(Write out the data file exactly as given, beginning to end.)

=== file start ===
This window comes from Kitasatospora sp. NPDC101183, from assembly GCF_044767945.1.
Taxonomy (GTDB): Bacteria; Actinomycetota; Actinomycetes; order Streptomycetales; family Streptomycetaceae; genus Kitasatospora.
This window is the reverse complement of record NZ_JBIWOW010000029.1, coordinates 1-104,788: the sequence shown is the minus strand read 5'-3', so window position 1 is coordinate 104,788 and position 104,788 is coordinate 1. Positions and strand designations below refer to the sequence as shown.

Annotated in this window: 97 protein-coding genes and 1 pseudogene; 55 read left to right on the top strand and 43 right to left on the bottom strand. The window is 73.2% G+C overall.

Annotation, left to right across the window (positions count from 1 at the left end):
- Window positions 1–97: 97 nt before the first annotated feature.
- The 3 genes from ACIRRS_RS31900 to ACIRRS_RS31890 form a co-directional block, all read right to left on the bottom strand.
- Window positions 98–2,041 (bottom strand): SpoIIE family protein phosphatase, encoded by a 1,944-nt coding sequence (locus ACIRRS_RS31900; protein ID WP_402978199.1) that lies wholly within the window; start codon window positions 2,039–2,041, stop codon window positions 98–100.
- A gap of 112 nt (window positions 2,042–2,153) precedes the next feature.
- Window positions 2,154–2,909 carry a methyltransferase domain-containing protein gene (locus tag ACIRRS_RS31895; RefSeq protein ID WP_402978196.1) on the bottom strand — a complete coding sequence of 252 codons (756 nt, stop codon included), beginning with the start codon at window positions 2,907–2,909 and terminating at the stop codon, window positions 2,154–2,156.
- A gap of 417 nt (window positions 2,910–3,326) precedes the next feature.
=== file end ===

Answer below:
This window comes from Kitasatospora sp. NPDC101183, from assembly GCF_044767945.1.
Taxonomy (GTDB): Bacteria; Actinomycetota; Actinomycetes; order Streptomycetales; family Streptomycetaceae; genus Kitasatospora.
This window is the reverse complement of record NZ_JBIWOW010000029.1, coordinates 1-104,788: the sequence shown is the minus strand read 5'-3', so window position 1 is coordinate 104,788 and position 104,788 is coordinate 1. Positions and strand designations below refer to the sequence as shown.

Annotated in this window: 97 protein-coding genes and 1 pseudogene; 55 read left to right on the top strand and 43 right to left on the bottom strand. The window is 73.2% G+C overall.

Annotation, left to right across the window (positions count from 1 at the left end):
- Window positions 1–97: 97 nt before the first annotated feature.
- The 3 genes from ACIRRS_RS31900 to ACIRRS_RS31890 form a co-directional block, all read right to left on the bottom strand.
- Window positions 98–2,041 (bottom strand): SpoIIE family protein phosphatase, encoded by a 1,944-nt coding sequence (locus ACIRRS_RS31900; protein ID WP_402978199.1) that lies wholly within the window; start codon window positions 2,039–2,041, stop codon window positions 98–100.
- A gap of 112 nt (window positions 2,042–2,153) precedes the next feature.
- Window positions 2,154–2,909 carry a methyltransferase domain-containing protein gene (locus tag ACIRRS_RS31895; RefSeq protein ID WP_402978196.1) on the bottom strand — a complete coding sequence of 252 codons (756 nt, stop codon included), beginning with the start codon at window positions 2,907–2,909 and terminating at the stop codon, window positions 2,154–2,156.
- A gap of 417 nt (window positions 2,910–3,326) precedes the next feature.